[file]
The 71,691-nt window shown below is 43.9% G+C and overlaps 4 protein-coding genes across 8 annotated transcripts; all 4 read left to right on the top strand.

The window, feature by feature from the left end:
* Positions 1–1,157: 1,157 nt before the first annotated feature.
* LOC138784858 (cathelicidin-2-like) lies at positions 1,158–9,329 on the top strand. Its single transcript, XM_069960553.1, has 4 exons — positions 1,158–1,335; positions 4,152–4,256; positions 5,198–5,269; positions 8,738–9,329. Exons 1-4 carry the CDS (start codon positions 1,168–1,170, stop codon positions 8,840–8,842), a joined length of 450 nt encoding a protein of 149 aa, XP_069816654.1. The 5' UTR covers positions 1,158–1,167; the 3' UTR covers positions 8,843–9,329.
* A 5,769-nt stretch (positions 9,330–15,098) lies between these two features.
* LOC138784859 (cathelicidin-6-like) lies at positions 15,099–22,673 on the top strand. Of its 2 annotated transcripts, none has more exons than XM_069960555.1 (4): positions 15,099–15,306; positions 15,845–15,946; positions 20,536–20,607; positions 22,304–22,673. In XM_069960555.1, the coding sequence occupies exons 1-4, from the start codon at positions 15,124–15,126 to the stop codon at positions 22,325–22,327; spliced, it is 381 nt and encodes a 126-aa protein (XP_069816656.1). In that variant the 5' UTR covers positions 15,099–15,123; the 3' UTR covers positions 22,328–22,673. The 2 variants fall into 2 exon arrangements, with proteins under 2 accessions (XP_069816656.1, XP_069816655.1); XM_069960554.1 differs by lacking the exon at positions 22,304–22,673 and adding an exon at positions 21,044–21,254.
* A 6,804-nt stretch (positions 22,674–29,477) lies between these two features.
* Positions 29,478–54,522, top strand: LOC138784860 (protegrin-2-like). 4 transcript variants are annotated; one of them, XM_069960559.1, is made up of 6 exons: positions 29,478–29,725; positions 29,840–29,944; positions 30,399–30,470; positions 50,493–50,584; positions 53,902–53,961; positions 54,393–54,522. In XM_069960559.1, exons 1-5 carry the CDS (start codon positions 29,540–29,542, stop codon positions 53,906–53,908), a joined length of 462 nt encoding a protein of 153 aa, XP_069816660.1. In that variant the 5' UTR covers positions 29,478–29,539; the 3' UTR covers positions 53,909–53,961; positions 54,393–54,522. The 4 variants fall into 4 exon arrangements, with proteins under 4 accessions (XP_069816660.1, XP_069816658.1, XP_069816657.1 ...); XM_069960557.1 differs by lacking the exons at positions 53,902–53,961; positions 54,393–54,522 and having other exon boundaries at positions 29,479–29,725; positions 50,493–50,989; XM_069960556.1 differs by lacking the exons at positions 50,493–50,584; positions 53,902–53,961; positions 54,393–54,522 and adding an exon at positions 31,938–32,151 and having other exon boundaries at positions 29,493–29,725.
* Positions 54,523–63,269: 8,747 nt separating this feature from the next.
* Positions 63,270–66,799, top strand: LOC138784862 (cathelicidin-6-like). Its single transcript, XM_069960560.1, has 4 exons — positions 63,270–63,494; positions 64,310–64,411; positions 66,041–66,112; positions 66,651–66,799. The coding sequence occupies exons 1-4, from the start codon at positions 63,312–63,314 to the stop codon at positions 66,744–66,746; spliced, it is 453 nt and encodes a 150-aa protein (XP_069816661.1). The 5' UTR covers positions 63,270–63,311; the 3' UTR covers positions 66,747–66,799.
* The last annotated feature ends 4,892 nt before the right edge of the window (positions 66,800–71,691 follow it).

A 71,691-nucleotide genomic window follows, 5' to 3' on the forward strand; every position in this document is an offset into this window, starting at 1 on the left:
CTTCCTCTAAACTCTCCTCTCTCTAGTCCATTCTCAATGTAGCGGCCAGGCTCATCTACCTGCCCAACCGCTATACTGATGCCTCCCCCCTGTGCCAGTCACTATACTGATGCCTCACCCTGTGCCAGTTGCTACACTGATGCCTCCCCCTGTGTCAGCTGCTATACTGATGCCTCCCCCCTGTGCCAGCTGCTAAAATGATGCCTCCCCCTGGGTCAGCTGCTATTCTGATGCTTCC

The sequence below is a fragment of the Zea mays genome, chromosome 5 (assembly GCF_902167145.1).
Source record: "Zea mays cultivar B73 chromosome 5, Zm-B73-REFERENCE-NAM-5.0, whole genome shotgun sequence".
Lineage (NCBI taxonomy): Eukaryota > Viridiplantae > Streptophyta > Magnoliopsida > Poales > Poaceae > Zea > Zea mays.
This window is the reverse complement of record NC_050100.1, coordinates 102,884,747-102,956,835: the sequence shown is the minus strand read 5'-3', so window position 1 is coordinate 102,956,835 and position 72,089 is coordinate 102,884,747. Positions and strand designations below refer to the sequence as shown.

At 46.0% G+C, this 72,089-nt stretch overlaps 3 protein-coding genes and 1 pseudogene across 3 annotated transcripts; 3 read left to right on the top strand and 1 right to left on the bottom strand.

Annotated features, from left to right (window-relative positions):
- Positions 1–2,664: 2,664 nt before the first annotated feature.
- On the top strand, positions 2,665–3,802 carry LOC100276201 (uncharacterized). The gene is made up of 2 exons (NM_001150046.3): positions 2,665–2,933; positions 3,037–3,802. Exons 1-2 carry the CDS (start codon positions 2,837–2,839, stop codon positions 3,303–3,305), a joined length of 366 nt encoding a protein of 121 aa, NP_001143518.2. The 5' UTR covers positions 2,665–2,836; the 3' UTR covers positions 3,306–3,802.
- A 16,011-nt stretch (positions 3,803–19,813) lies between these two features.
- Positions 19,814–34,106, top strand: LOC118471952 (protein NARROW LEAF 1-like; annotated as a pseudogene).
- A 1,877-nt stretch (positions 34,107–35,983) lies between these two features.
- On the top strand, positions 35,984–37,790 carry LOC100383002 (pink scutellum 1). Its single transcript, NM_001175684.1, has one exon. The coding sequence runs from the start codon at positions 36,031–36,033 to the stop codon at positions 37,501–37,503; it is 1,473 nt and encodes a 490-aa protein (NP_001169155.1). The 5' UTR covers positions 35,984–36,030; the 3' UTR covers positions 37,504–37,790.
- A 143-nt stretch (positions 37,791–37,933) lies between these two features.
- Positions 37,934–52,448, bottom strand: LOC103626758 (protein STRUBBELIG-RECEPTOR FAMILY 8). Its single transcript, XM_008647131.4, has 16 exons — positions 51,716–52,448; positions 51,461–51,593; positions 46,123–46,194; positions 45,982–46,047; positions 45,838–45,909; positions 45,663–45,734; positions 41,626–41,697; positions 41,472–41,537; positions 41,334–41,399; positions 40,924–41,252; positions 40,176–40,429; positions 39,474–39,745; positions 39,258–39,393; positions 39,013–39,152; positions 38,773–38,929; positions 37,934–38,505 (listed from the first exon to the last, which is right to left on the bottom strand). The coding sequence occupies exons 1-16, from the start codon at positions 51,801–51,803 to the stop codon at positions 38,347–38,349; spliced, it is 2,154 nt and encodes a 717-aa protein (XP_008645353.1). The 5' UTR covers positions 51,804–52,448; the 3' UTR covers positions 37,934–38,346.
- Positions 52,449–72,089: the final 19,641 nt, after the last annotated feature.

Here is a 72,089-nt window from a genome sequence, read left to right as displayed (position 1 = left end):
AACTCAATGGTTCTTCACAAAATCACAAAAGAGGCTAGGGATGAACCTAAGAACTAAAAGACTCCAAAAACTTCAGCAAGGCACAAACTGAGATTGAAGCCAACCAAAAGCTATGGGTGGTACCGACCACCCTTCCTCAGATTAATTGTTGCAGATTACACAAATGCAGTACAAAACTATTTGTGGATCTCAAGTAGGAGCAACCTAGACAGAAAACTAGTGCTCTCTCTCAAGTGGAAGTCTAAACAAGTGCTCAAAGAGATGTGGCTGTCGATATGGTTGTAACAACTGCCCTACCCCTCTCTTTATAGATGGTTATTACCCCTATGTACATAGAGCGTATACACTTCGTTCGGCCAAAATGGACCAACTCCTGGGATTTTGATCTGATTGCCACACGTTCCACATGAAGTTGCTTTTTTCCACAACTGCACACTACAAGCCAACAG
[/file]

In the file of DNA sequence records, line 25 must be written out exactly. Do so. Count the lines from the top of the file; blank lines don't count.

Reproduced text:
- On the top strand, positions 35,984–37,790 carry LOC100383002 (pink scutellum 1). Its single transcript, NM_001175684.1, has one exon. The coding sequence runs from the start codon at positions 36,031–36,033 to the stop codon at positions 37,501–37,503; it is 1,473 nt and encodes a 490-aa protein (NP_001169155.1). The 5' UTR covers positions 35,984–36,030; the 3' UTR covers positions 37,504–37,790.